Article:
A Different Type of Contact Tracing

By Dana Jacoby
President, Specialty Networks Consulting

In the practice of epidemiology, “contact tracing” refers to the process of mapping the people that have come into contact with an infected patient. Certainly, contact tracing has become widely discussed during the COVID-19 pandemic. By analyzing each of point of contact, health officials have a tool to manage each of the steps and ultimately to improve the outcomes. This same idea of “contact tracing” is tremendously instructive when applied to other situations as well, such as the contact points within our medical practices.

Specifically, when we can map the process and manage each of the points of contact, we can create a well-planned, beneficial outcome for our patients along their healthcare journey. There are dozens of contact points along that path. Here we will explore five critical contact moments and discuss some best practices for improved outcomes.

  • The Introduction. The moment of introduction is typically well before the patient actually meets their doctor for the first time. This contact point is our first opportunity to create a remarkable experience. For example, understanding that nearly 100% of new patients came as a result of a referral from a general practice physician, one successful group created a “welcome packet” introducing the staff and physicians, describing the specialty practice and setting expectations for the new relationship. The welcome packets were distributed to the referring offices so that the initial contact was informational, professional and inviting and the patient left the referral looking forward to a good experience.
  • The Intake. New technologies offer an opportunity to revolutionize this next contact point in the patient journey. How many times have new patients had the experience of being ushered into a crowded waiting room and presented with a stack of papers to complete before having a meaningful conversation with another person? That isn’t an ideal start to a great journey by anyone’s standards. Instead, the tools of telemedicine, secure document transfer and database management offer the possibility to manage this step and complete all these essential steps efficiently and comfortably. We have known that much of the intake process can be accomplished from home before the first visit; it took a pandemic to help us decide that crowded waiting rooms should be avoided. As a result, we can embrace new alternatives and invent a much better experience.
  • The First Meeting. Managing the next point of contact is absolutely essential. The adage, “You only get one chance to make a first impression” is absolutely true here and the entire course of the doctor/patient relationship can be set at the moment the patient first steps into the practice. Ironically, the doctor isn’t directly involved yet. Knowing this, one thoughtful medical practice recently engaged an outside call service to manage their incoming telephone calls. That small step freed up the office staff to focus 100% of their attention on the patient in the office without being distracted by ringing telephones. The results were that the practice’s productivity increased and the patients were thrilled to be the center of attention.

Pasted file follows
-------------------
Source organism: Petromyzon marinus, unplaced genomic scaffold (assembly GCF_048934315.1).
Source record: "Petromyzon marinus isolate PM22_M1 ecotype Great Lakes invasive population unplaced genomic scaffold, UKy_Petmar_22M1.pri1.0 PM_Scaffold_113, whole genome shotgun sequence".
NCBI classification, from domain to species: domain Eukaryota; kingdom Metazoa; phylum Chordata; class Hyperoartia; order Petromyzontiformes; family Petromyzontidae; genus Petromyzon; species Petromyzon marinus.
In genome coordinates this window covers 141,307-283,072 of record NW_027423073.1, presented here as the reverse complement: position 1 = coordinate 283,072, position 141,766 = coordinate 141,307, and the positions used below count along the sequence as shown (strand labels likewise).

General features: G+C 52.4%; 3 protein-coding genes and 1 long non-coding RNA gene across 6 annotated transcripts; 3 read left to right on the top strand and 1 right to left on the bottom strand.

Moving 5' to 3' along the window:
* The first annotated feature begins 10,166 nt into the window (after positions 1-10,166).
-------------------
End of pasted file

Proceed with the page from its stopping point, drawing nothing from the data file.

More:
• The Consult. The contact point between the doctor and the patient is always critical, and more so in a COVID-19 environment. While the other team members play important supporting roles, it is the physician who owns this point of contact. Again, new technologies can be used to build or break the outcome. For example, one successful physician sets his appointment clock so that he can watch his clients as they walk in. Much can be deduced about their pain levels by simply watching their steps. Another keeps copious electronic notes in his database about family, hobbies and athletics. Rather than ask, “How are you feeling?” he asks “How’s your tennis game?” The patient is more inclined to share the details of their experience than to simply say, “I’m fine.” Compare this to less mindful physicians who spend their consult opportunity focused on the laptop screen and completing online data, leaving the patient with the disappointing feeling similar to trying to have dinner with someone who is constantly on their cell phone.
  • The Follow-Up. The patient’s contact trail doesn’t end when they leave the doctor’s office. Their journey continues for days and weeks after. A keen physician will seek to create an actionable, measurable experience for their journey beyond the consult. For example, one best practice that we advocate at Specialty Networks Consulting is the use of a Patient Navigator or someone who is tasked with personal follow up in a meaningful, timely, and systematic way. Another best practice is to create a list of actionable “to-do” items on a notecard, postcard or refrigerator magnet to stay involved with the patient contacts moving forward.

Certainly, these five contact points are not an exhaustive list. By simply becoming aware of the process, we will become more aware of the moments that patients interact with our teams. Taking the next step of mapping and managing those intersections is our opportunity to better understand the experience and to create a remarkable outcome.